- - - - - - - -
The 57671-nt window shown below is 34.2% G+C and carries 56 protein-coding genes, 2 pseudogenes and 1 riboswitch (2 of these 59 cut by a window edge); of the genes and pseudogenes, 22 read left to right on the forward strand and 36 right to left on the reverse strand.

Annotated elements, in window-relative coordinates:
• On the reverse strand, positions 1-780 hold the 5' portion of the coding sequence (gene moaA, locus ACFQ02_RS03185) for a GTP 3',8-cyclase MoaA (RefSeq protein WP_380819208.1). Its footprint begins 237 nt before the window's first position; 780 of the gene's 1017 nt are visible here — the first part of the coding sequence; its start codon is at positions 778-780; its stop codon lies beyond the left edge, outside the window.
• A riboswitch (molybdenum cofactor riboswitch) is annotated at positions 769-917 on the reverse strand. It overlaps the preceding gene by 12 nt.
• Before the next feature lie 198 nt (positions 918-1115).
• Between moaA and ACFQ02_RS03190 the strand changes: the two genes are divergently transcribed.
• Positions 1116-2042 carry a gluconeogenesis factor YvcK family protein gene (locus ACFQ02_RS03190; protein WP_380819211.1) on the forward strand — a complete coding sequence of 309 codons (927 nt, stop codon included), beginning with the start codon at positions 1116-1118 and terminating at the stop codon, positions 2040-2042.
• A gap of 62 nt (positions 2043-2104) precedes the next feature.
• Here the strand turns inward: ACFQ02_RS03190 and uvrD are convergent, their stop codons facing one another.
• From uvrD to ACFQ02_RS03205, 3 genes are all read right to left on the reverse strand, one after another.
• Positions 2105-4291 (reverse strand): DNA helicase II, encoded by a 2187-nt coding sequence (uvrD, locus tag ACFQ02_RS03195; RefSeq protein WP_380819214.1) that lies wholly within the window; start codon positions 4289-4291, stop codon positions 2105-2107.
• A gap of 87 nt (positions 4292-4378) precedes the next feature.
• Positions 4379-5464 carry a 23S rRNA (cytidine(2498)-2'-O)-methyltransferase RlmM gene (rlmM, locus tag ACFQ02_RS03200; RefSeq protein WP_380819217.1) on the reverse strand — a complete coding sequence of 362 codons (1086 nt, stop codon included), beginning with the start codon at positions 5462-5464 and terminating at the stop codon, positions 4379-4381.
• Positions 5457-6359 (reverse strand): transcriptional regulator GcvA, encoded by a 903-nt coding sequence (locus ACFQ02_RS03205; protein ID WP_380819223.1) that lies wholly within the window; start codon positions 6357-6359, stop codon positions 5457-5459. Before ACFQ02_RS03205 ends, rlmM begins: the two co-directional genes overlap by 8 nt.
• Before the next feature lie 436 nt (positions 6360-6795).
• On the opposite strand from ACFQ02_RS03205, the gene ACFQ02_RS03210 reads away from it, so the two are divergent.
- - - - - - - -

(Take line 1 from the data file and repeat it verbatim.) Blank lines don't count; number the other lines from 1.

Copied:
The 57671-nt window shown below is 34.2% G+C and carries 56 protein-coding genes, 2 pseudogenes and 1 riboswitch (2 of these 59 cut by a window edge); of the genes and pseudogenes, 22 read left to right on the forward strand and 36 right to left on the reverse strand.